February 23, 2009

Shop Talk

Been a while since you bought a new putter? If that's true, there's good news and bad for your next buy: more technology, higher prices

The last decade has brought technology worthy of a Star Wars film to golf-club design, with advances so sharp the game's ruling bodies have looked at (and in the case of grooves, implemented) rolling back the know-how used in today's equipment.

Flying somewhat under the radar is the putter. Although it is the club golfers use (and sometimes abuse) more than any other, putters have for years, well, puttered along. Recently, however, the flat stick has gained some buzz. Over the last decade the putter market has transformed from one in which low-tech (and low-cost) clubs fostered impulse buying to a category where technology and price have risen in tandem. Techier, costlier putters have led to two consumer traits: more deliberation before buying and holding onto purchases longer once they've made the investment.

The numbers bear this out, as putter sales since 1998 have declined steadily in terms of units. According to industry tracking firm Golf Datatech, sales of putters at on- and off-course shops have suffered drops in nine of the past 10 years (2002 saw a modest increase). Meanwhile, the average selling price has progressively increased. In fact, although units dropped from 1.68 million in 1998 to 1.34 million in 2008 (a decline of 20.2 percent), the average price of a putter has soared from $89.20 to $136.84, a surge of more than 53.4 percent. In the last year alone, sales dipped 8.7 percent, while the cost of a putter rose 5.3 percent.

"The rising price is certainly a factor in declining sales, especially in this economy," says Tom Stine, co-founder of Golf Datatech. "They cost more so you don't change them at the turn like you did when they only cost $50. But there are other factors, not all of them negative, contributing, too."

Chief among them is the dramatic increase in the complexity of putter designs. For years putters were simple, cast clubs. Then came inserts and the promise of better feel. But feel is a tangible intangible that has more shades of gray than a funeral director's suit closet. As one club pro said of this blurry benefit, "OK, it's soft. Soft to who?"

"Ten years ago inserts were everywhere," says John K. Solheim, VP of engineering for Ping. "Now putters use multiple materials, weights, adjustability, etc. Everyone can get their hands around a story that promises a better roll on the green and more forgiveness on mis-hits."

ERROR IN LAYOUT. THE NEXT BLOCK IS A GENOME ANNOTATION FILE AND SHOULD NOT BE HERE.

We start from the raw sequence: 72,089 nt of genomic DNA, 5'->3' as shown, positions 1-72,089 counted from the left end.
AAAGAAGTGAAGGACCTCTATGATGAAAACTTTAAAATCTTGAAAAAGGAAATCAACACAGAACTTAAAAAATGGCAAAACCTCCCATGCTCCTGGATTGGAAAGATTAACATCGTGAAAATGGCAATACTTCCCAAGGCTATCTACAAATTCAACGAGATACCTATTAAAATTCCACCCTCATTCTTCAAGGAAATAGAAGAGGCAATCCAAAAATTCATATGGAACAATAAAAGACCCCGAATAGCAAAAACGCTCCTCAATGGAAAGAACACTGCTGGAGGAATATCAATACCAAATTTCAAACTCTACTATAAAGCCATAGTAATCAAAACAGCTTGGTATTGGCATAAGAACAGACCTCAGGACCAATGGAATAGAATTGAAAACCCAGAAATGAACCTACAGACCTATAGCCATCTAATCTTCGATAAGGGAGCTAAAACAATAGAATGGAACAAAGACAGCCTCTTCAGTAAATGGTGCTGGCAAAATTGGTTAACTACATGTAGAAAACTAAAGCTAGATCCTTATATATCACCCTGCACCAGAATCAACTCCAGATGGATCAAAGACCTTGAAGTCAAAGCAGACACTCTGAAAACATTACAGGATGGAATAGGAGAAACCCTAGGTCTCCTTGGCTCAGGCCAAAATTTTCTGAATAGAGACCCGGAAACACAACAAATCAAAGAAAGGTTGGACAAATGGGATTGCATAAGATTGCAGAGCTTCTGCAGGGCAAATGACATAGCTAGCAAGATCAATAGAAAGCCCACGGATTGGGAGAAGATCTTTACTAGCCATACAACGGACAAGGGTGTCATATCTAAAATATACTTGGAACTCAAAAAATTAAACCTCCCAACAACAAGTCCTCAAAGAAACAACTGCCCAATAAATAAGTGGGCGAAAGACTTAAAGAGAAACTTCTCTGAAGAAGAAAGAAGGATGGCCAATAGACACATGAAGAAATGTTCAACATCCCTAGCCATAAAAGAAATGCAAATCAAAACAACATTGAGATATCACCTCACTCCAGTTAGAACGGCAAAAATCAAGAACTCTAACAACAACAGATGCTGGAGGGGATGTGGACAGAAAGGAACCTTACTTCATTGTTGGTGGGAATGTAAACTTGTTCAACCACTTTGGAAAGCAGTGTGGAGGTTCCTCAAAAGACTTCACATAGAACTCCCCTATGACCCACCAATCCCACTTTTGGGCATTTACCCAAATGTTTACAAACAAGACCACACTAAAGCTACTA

Having that story, says Matt Molloy, president of Rife Putters, is why people are paying more, but buying less.

"There is still a level of impulse to buying a putter, but it's not close to what it was," says Molloy. "Technology has increased, and more golfers are being fit. That gives them reassurance the club is right for them, so they are less likely to banish it on a whim. Today, when a person makes the commitment to buy, they are willing to pay. They won't waste $100 when they know the $150 one is right for them."

Still, the putter market remains tricky for consumers and manufacturers alike because the flat stick is still the least quantifiable club in the bag. Companies tout drivers' distance and promote how much wedges spin, but with putters there's just one highly volatile metric golfers care about—does the ball go in the hole?

That has led to a drastic increase in the number of choices as puttermakers seek to create a product for every stroke imaginable. In 1999 Golf Datatech tracked 29 putter models. In 2008 that number doubled to more than 60 putters of every shape, size and playing characteristic. What is brought to market, too, is a bit of a guessing game.

"The breakdown of blades versus mallets is cyclical and difficult to predict," says Solheim. "The same holds true on some designs. Consumer preferences evolve, and then it gets to a point where there is pushback. We saw that with the size of mallets, which is why many are not as large as they were a few years ago."

The fickleness of consumer preference also is why some putter lines have expanded in the past decade. "We design putters to satisfy the personal preferences of golfers," says Paul English, director of brand marketing for Odyssey. "It takes many different head styles, hosel treatments, finishes and insert types to do that." And Molloy is quick to point out that the expansion is far from over, "There's still a lot of room to grow in putter technology and creativity."

More technology, more choices and not a rollback in sight. Sometimes flying under the radar isn't all bad.